“Intrusion Upon Seclusion” – Why It’s All the Rage in Tort Law

Photo: Dfrg.msc

Photo: Dfrg.msc

What is “Intrusion upon seclusion,” and how is it used as a tort claim?

Since its release in January 2012, an Ontario Superior Court decision has begun to re-shape the notion of privacy, not only in Ontario, but before courts, boards and tribunals across the country.

In Jones v. Tsige, 2012 ONCA 32 (CanLII), the Court of Appeal held that to succeed in a claim for intrusion upon seclusion, a plaintiff must prove the following elements:

  1. The defendant’s conduct was intentional (which includes reckless conduct);
  2. The defendant invaded, without lawful justification, the plaintiff’s private affairs or concerns; and
  3. A reasonable person would regard the invasion as highly offensive causing distress, humiliation or anguish.

The Court found that the “intrusion upon seclusion” tort is a necessary and “incremental step” in the development of common law that evolves to the changing needs of society. The Court noted the importance of privacy interests in traditional causes of action, such as trespass, and under the Charter of Rights and Freedoms.

From the decision:

    “While the Charter does not apply to common law disputes between private individuals, the Supreme Court has acted on several occasions to develop the common law in a manner consistent with Charter values: see R.W.D.S.U. v. Dolphin Delivery Ltd., [1986] 2.S.C.R. 573 at 603; R. v. Salituro, 1991 CanLII 17 (SCC), [1991] 3 S.C.R. 654, at pp. 666 and 675; Hill v. Scientology at p. 1169; R.W.D.S.U., Local 558 v. Pepsi-Cola Canada Beverages (West) Ltd., 2002 SCC 8 (CanLII), 2002 SCC 8, [2002] 1 S.C.R. 156; Grant v. Torstar Corp., 2009 SCC 61 (CanLII), 2009 SCC 61, [2009] 3 S.C.R. 640.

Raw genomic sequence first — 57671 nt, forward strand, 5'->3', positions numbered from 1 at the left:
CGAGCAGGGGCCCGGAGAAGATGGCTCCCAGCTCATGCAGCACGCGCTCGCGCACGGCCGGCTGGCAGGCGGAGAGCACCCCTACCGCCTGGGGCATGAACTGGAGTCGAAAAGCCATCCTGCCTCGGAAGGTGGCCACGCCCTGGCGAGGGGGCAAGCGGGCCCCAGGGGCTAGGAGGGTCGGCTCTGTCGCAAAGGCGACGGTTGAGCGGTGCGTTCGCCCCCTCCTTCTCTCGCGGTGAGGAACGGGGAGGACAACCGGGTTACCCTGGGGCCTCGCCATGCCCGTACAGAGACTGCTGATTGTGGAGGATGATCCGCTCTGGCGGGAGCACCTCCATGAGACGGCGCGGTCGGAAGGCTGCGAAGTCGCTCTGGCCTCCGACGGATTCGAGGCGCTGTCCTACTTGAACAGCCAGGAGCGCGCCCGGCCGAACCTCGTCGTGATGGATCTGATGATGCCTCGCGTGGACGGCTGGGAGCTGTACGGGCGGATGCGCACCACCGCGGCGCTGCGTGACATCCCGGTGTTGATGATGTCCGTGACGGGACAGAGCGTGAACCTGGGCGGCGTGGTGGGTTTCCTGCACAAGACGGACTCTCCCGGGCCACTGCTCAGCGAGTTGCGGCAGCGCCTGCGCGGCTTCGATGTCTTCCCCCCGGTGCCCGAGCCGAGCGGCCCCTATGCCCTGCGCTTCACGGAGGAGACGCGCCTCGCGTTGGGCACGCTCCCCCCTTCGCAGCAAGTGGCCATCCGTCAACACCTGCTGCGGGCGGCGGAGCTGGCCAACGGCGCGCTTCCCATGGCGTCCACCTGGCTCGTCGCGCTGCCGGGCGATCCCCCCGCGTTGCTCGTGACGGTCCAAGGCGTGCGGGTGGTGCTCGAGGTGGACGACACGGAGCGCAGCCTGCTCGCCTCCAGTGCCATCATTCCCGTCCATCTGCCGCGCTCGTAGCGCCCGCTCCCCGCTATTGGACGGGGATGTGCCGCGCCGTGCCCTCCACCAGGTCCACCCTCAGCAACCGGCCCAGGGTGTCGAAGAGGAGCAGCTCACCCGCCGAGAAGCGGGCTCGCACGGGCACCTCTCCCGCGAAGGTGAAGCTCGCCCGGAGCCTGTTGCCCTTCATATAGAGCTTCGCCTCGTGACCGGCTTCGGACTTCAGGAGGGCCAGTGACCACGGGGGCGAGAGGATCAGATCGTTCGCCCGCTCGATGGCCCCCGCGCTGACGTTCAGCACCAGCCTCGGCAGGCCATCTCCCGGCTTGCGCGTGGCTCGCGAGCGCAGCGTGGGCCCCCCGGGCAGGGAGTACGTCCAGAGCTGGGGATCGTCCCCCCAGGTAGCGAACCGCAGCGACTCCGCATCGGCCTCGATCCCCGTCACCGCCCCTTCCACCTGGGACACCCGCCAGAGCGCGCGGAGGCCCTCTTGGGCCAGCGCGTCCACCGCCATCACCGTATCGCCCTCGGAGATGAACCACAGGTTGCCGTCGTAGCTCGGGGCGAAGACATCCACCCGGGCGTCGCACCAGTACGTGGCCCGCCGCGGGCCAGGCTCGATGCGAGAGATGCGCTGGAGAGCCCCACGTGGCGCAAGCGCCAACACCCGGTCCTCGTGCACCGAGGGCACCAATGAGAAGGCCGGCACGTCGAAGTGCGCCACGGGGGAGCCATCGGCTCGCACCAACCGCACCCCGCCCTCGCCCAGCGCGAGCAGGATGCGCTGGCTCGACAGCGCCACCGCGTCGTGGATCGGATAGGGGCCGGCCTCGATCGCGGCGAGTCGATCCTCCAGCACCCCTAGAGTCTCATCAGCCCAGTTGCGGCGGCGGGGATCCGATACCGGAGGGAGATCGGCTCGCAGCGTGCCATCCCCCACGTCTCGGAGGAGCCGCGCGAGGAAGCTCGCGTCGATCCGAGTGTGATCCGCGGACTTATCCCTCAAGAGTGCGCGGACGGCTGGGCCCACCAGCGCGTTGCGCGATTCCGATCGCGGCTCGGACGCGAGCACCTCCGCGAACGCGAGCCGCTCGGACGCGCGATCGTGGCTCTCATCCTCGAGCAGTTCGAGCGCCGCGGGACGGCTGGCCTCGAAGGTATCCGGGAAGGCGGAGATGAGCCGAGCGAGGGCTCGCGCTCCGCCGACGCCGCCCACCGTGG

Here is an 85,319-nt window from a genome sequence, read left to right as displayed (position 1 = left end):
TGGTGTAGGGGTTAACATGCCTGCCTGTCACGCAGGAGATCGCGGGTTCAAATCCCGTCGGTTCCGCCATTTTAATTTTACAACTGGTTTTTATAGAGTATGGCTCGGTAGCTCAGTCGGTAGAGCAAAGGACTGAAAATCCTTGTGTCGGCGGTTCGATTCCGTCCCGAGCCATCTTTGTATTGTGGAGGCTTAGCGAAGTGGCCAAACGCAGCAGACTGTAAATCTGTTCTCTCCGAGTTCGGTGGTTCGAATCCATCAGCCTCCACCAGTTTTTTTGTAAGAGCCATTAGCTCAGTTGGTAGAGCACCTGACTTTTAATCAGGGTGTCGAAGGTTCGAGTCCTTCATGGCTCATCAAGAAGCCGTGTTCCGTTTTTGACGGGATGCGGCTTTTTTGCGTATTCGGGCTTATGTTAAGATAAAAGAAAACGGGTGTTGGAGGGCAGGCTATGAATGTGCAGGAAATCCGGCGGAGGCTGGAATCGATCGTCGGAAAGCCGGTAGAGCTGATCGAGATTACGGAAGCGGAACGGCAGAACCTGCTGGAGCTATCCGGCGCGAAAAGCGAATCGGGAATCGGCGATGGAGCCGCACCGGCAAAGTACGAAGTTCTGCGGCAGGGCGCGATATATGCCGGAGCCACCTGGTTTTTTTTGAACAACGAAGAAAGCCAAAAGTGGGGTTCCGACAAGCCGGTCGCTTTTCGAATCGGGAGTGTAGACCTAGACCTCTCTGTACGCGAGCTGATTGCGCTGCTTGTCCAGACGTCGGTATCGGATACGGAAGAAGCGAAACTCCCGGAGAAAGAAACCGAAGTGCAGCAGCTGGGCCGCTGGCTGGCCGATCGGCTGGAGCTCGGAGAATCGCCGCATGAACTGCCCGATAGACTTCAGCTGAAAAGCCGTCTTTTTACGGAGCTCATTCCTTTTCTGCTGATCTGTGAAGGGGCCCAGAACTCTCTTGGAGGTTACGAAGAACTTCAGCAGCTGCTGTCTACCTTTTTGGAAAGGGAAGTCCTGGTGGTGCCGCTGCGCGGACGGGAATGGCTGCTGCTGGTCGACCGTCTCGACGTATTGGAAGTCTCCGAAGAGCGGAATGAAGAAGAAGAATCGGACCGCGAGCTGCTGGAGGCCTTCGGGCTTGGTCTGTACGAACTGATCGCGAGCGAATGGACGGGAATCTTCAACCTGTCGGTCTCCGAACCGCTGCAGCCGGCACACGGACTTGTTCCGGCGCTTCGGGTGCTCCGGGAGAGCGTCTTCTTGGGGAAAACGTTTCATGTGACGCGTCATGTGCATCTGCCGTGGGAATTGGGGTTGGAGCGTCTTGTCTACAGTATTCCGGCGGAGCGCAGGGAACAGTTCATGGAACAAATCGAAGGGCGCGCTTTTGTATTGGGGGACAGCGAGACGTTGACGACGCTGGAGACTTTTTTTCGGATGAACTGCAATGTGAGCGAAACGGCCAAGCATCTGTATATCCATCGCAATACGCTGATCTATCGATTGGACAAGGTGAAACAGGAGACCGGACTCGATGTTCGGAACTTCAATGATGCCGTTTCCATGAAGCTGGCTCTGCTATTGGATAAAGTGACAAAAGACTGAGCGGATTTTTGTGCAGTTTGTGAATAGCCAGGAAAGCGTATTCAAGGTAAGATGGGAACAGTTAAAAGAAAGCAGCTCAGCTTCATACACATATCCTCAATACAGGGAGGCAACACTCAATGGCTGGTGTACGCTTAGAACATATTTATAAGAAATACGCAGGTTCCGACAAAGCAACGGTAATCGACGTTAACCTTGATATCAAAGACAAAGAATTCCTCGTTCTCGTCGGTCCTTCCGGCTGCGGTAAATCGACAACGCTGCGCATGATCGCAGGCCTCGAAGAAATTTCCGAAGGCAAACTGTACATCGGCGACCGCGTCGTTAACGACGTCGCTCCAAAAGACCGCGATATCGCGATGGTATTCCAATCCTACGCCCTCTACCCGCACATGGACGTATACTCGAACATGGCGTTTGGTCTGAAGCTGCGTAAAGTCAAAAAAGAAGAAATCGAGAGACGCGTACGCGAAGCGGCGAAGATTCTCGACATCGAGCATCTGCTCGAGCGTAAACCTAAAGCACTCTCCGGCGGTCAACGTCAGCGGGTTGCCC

“The explicit recognition of a right to privacy as underlying specific Charter rights and freedoms, and the principle that the common law should be developed in a manner consistent with Charter values, supports the recognition of a civil action for damages for intrusion upon the plaintiff’s seclusion: see John D.R. Craig, “Invasion of Privacy and Charter Values: The Common Law Tort Awakens” (1997), 42 McGill L.J. 355.”

 
The Court specified that proof of actual loss is not an element of the cause of action; a plaintiff does not have to show an actual economic loss to succeed, and “symbolic” or “moral” damages for the tort should rarely be more than $20,000.

Jones v. Tsige has potentially far-reaching implications. Organizations that collect or use personal, financial and other information — such as legal services providers — must be alert to the risks of unauthorized use of personal information.

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